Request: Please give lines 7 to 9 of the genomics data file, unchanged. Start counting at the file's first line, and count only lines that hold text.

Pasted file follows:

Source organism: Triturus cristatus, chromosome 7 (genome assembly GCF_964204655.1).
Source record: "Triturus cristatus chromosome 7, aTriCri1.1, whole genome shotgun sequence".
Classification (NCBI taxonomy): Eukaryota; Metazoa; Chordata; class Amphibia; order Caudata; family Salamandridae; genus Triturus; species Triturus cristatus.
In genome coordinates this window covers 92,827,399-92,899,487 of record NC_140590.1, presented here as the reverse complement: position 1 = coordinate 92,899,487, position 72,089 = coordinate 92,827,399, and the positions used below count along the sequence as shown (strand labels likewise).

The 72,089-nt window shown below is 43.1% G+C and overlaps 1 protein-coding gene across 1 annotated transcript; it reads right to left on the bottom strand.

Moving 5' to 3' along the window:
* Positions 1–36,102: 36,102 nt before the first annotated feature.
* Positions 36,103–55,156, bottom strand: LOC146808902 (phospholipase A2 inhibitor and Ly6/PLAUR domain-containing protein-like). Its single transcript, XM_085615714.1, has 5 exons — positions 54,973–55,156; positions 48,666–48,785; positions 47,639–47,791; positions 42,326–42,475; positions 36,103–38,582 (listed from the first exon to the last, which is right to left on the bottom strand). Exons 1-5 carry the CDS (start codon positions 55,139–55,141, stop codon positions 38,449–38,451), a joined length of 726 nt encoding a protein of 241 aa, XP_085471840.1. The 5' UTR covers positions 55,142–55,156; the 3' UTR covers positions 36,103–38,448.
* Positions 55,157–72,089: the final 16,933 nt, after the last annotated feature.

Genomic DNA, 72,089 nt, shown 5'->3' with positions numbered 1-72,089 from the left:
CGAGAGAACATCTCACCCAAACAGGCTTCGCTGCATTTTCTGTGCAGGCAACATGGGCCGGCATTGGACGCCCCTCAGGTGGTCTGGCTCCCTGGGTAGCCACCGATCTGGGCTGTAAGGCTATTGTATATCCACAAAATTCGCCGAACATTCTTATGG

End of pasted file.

* Positions 1–36,102: 36,102 nt before the first annotated feature.
* Positions 36,103–55,156, bottom strand: LOC146808902 (phospholipase A2 inhibitor and Ly6/PLAUR domain-containing protein-like). Its single transcript, XM_085615714.1, has 5 exons — positions 54,973–55,156; positions 48,666–48,785; positions 47,639–47,791; positions 42,326–42,475; positions 36,103–38,582 (listed from the first exon to the last, which is right to left on the bottom strand). Exons 1-5 carry the CDS (start codon positions 55,139–55,141, stop codon positions 38,449–38,451), a joined length of 726 nt encoding a protein of 241 aa, XP_085471840.1. The 5' UTR covers positions 55,142–55,156; the 3' UTR covers positions 36,103–38,448.
* Positions 55,157–72,089: the final 16,933 nt, after the last annotated feature.